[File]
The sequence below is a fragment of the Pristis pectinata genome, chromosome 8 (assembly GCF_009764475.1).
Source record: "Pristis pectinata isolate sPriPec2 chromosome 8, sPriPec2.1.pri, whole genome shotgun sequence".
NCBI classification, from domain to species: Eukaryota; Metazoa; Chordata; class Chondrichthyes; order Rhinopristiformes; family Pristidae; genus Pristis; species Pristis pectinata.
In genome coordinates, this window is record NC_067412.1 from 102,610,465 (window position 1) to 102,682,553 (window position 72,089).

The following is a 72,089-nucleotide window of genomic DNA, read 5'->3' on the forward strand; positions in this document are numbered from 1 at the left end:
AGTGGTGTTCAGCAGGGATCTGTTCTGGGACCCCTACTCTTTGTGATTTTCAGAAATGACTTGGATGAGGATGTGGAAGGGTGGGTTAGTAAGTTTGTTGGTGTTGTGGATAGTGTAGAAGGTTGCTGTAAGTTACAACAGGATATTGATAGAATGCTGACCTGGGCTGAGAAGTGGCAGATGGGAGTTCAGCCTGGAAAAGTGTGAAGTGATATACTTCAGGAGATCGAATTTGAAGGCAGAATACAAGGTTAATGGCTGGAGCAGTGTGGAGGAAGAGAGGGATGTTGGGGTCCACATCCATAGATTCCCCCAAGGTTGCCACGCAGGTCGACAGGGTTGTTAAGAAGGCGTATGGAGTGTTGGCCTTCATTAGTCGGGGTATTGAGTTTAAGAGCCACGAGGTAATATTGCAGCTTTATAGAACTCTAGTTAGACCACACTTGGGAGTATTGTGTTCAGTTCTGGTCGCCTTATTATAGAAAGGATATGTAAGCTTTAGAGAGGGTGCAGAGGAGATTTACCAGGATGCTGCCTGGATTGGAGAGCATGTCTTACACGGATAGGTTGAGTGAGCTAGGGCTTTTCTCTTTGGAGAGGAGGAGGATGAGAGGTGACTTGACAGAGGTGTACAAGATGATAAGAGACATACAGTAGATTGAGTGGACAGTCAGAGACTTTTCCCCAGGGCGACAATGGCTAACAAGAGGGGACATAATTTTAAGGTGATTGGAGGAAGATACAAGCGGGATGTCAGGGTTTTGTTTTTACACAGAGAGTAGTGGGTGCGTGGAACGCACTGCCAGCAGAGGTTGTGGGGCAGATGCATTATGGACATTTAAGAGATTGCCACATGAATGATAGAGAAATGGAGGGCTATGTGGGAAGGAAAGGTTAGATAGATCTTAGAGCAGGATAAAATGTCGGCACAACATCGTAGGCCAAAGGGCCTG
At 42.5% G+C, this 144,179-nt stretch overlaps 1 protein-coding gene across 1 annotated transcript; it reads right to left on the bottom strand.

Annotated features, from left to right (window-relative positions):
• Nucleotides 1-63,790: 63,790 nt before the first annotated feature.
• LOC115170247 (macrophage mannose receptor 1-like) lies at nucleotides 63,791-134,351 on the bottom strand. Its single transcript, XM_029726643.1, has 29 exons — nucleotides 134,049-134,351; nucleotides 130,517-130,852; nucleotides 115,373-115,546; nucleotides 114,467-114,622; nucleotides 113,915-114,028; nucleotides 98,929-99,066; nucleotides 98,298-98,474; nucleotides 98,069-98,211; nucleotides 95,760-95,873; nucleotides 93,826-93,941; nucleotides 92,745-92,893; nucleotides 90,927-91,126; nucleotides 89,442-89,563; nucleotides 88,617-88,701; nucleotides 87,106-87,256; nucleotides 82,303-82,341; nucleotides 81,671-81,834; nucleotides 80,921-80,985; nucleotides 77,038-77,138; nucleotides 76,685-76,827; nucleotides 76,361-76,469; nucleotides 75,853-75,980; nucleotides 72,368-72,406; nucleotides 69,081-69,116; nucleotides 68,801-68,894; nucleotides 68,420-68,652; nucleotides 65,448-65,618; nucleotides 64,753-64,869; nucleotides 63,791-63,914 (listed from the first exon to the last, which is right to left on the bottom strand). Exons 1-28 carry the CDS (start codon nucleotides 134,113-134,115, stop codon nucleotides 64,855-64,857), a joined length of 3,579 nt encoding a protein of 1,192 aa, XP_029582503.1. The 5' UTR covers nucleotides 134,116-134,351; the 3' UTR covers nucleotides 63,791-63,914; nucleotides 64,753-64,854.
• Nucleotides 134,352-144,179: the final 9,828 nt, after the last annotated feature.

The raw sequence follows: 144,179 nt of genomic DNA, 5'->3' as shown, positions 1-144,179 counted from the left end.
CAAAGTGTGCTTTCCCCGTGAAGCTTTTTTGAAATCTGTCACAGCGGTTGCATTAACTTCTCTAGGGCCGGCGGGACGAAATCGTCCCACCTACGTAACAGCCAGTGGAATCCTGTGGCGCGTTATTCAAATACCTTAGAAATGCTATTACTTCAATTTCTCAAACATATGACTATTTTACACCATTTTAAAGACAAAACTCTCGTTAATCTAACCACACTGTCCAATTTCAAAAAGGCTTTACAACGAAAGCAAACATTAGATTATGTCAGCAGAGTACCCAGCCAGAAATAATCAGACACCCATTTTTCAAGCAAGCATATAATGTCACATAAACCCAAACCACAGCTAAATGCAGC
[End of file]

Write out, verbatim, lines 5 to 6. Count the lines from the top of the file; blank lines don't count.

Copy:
The following is a 72,089-nucleotide window of genomic DNA, read 5'->3' on the forward strand; positions in this document are numbered from 1 at the left end:
AGTGGTGTTCAGCAGGGATCTGTTCTGGGACCCCTACTCTTTGTGATTTTCAGAAATGACTTGGATGAGGATGTGGAAGGGTGGGTTAGTAAGTTTGTTGGTGTTGTGGATAGTGTAGAAGGTTGCTGTAAGTTACAACAGGATATTGATAGAATGCTGACCTGGGCTGAGAAGTGGCAGATGGGAGTTCAGCCTGGAAAAGTGTGAAGTGATATACTTCAGGAGATCGAATTTGAAGGCAGAATACAAGGTTAATGGCTGGAGCAGTGTGGAGGAAGAGAGGGATGTTGGGGTCCACATCCATAGATTCCCCCAAGGTTGCCACGCAGGTCGACAGGGTTGTTAAGAAGGCGTATGGAGTGTTGGCCTTCATTAGTCGGGGTATTGAGTTTAAGAGCCACGAGGTAATATTGCAGCTTTATAGAACTCTAGTTAGACCACACTTGGGAGTATTGTGTTCAGTTCTGGTCGCCTTATTATAGAAAGGATATGTAAGCTTTAGAGAGGGTGCAGAGGAGATTTACCAGGATGCTGCCTGGATTGGAGAGCATGTCTTACACGGATAGGTTGAGTGAGCTAGGGCTTTTCTCTTTGGAGAGGAGGAGGATGAGAGGTGACTTGACAGAGGTGTACAAGATGATAAGAGACATACAGTAGATTGAGTGGACAGTCAGAGACTTTTCCCCAGGGCGACAATGGCTAACAAGAGGGGACATAATTTTAAGGTGATTGGAGGAAGATACAAGCGGGATGTCAGGGTTTTGTTTTTACACAGAGAGTAGTGGGTGCGTGGAACGCACTGCCAGCAGAGGTTGTGGGGCAGATGCATTATGGACATTTAAGAGATTGCCACATGAATGATAGAGAAATGGAGGGCTATGTGGGAAGGAAAGGTTAGATAGATCTTAGAGCAGGATAAAATGTCGGCACAACATCGTAGGCCAAAGGGCCTG